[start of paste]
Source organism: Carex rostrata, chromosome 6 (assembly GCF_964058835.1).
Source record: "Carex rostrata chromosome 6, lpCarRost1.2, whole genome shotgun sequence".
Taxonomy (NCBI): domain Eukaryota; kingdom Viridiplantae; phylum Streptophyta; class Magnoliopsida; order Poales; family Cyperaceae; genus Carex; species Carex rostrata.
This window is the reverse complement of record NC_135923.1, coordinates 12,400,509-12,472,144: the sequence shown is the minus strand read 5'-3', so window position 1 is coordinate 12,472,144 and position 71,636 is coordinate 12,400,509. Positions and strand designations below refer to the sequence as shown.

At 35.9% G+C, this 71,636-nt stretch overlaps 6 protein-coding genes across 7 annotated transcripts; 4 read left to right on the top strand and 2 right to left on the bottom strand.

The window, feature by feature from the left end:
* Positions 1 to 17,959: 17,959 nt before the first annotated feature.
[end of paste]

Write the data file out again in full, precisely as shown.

Source organism: Carex rostrata, chromosome 6 (assembly GCF_964058835.1).
Source record: "Carex rostrata chromosome 6, lpCarRost1.2, whole genome shotgun sequence".
Taxonomy (NCBI): domain Eukaryota; kingdom Viridiplantae; phylum Streptophyta; class Magnoliopsida; order Poales; family Cyperaceae; genus Carex; species Carex rostrata.
This window is the reverse complement of record NC_135923.1, coordinates 12,400,509-12,472,144: the sequence shown is the minus strand read 5'-3', so window position 1 is coordinate 12,472,144 and position 71,636 is coordinate 12,400,509. Positions and strand designations below refer to the sequence as shown.

At 35.9% G+C, this 71,636-nt stretch overlaps 6 protein-coding genes across 7 annotated transcripts; 4 read left to right on the top strand and 2 right to left on the bottom strand.

The window, feature by feature from the left end:
* Positions 1 to 17,959: 17,959 nt before the first annotated feature.